Below Grade Systems: Foundation Walls

Topics: building design, wall design, below grade enclosure, foundation wall

Flori Muresan
Author : Flori Muresan on March 2, 2020

A foundation wall for a building can be a cast-in-place concrete retaining wall, or a structural wall complete with load bearing pilasters. The most common materials used for this purpose are concrete and reinforced masonry.

Foundation walls accomplish two main functions: structural support and environmental control. However, they may also contain some components of mechanical, electrical and plumbing systems (MEP). There are also aesthetic considerations when designing foundation walls, since some parts of them may be exposed to the public.


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Structural Support

Foundation wall systems are designed to support vertical and lateral loads. They are fundamental elements of the building’s structural design, carrying loads from columns and upper floors. These may be considered as distributed or point loads for design purposes, depending on how they act on the foundation wall. 

Foundation walls can also serve as a lateral resisting system for buildings. However, an earth retention system may be included to resist lateral loads, leaving the foundation wall with the main function of resisting vertical loads.

  • Vertical loads are created by the dead, live and lateral loads from the structure and wall itself.
  • Lateral loads on foundation walls come from the soil, surcharge and hydrostatic pressure.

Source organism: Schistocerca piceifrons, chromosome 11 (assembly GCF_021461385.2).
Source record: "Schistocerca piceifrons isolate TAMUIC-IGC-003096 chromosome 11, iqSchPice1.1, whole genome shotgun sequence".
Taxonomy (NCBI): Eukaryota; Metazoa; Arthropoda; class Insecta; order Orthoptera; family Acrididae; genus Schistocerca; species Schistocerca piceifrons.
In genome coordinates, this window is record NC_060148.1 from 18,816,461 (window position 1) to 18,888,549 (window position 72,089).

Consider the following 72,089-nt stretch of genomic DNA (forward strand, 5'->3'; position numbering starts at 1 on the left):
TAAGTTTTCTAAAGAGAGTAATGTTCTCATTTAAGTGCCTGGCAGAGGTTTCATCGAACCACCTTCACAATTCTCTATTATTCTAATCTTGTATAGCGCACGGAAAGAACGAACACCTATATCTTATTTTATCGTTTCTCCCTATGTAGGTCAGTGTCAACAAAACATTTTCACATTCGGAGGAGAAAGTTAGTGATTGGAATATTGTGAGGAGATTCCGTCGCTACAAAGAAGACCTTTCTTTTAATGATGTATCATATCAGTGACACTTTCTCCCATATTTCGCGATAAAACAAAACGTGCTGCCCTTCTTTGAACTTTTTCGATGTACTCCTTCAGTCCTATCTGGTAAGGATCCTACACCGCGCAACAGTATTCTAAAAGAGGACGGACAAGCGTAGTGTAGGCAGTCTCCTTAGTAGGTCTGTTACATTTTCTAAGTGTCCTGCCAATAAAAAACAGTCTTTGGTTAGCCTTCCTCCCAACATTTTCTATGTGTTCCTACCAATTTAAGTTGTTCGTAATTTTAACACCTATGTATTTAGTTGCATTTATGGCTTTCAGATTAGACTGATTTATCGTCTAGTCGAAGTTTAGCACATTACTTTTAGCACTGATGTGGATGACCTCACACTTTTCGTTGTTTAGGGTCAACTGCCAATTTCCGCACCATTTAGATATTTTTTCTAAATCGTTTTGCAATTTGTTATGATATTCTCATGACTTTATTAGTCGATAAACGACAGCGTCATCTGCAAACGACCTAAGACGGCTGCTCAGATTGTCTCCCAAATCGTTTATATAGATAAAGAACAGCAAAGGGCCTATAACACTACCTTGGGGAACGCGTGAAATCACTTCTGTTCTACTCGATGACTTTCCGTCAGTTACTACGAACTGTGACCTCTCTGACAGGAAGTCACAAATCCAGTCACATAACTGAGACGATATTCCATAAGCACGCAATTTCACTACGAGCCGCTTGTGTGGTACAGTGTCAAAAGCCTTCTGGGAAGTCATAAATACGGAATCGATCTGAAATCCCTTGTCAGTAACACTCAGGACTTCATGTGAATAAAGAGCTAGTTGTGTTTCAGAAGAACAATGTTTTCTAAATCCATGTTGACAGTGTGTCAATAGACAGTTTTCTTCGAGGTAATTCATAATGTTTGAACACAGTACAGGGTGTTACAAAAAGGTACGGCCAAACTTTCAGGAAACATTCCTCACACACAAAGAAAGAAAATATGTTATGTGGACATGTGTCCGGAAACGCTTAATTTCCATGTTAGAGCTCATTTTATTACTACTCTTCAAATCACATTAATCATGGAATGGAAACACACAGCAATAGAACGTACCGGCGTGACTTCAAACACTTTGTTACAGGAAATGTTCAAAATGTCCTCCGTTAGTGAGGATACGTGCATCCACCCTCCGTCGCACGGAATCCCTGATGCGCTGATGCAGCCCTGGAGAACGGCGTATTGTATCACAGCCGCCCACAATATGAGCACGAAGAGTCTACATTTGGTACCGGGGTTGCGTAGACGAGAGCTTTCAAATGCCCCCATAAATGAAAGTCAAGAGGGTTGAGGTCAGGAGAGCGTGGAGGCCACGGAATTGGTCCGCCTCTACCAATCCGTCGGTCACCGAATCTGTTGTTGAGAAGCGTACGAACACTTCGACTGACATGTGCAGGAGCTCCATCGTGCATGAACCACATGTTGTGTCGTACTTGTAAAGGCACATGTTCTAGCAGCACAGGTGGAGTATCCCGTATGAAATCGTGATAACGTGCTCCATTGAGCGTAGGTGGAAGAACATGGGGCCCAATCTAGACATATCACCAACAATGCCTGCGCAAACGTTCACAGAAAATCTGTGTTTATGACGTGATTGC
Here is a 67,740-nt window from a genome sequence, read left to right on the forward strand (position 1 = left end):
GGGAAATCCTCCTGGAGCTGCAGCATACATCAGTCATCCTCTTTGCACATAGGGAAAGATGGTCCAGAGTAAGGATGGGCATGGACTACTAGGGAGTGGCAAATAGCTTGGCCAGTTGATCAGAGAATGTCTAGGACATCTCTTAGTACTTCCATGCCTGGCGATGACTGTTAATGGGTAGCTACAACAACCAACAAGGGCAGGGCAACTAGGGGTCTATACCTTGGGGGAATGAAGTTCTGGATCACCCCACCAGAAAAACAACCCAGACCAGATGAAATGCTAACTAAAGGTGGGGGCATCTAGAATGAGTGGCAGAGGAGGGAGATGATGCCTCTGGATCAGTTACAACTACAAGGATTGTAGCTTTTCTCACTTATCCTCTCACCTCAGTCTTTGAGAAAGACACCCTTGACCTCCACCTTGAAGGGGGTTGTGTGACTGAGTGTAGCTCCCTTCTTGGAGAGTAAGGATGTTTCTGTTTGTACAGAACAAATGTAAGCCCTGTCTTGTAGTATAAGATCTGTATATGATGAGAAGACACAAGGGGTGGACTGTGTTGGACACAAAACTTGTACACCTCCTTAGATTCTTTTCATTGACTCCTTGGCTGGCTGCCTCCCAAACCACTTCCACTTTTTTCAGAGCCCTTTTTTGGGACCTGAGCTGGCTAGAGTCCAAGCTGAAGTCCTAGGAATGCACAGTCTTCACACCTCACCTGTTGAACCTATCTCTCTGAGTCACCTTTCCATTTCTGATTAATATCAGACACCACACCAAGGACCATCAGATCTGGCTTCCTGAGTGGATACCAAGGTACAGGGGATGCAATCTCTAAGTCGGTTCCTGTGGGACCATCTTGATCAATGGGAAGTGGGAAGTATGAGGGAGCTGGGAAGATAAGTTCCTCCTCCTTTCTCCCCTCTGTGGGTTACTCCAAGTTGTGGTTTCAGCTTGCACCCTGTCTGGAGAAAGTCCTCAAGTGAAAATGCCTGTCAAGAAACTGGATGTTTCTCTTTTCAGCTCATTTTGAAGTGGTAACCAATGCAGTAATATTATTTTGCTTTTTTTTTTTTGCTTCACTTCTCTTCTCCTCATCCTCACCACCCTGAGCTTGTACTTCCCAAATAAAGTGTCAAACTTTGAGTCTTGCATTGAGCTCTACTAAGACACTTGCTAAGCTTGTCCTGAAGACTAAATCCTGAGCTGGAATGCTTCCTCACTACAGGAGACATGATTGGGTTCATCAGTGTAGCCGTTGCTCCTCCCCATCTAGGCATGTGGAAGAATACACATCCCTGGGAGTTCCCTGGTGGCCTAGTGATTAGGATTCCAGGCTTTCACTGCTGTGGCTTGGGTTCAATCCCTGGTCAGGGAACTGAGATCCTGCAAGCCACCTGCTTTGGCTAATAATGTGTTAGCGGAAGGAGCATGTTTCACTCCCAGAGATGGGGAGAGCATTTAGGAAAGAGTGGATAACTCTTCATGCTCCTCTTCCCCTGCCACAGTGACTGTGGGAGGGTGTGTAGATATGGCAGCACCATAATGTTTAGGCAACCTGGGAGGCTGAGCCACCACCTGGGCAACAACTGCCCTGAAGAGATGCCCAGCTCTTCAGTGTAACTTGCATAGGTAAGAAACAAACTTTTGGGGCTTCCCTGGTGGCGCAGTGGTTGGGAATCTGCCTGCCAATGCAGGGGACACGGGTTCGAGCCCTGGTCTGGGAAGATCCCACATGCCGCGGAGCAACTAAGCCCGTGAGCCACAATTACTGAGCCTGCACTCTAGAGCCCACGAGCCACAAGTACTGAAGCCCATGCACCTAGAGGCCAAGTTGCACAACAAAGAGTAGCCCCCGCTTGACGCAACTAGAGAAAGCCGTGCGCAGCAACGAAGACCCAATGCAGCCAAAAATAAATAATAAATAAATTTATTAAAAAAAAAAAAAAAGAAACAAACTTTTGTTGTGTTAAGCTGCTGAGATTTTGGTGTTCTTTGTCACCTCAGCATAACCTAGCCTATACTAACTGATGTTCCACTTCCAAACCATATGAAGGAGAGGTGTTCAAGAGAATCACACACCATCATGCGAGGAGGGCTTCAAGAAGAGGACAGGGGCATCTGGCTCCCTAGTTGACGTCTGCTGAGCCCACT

• Geological studies are required when determining soil loads. They are used to determine the soil type, and whether the soil is treated as active or passive.
  • Surcharge loads come primarily from live loads on walkways and vehicle roads.
  • Hydrostatic pressure may exist in regions with high water tables or flood events.

Environmental Control

Environment loads can be classified as external or internal. External environmental loads include thermal effects, moisture, tree roots, insects, and gas release from the soil. Internal environmental loads include thermal effects and moisture. The performance of the foundation wall will depend on its ability to control these environmental loads.

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For foundation walls, moisture usually represents the biggest threat among environmental loads. Moisture controls specified during design may include multiple screens or barriers.

  • For example, with surface moisture loads like rain and snow, an upper screen represents the first line of control at the exterior surface.
  • This upper screen may consist of a relatively permeable landscape area, impermeable pavers, or another system of intermediate permeability.
  • Drainage system components may be designed to direct moisture into an exit drain, located at the base of the foundation wall. 

When the water table has a low level, most of the water can be controlled with an upper screen, an exterior drainage system, a near-surface drainage system, and an exit drain. The next design decision is whether to provide waterproofing and dampproofing for the foundation wall surface.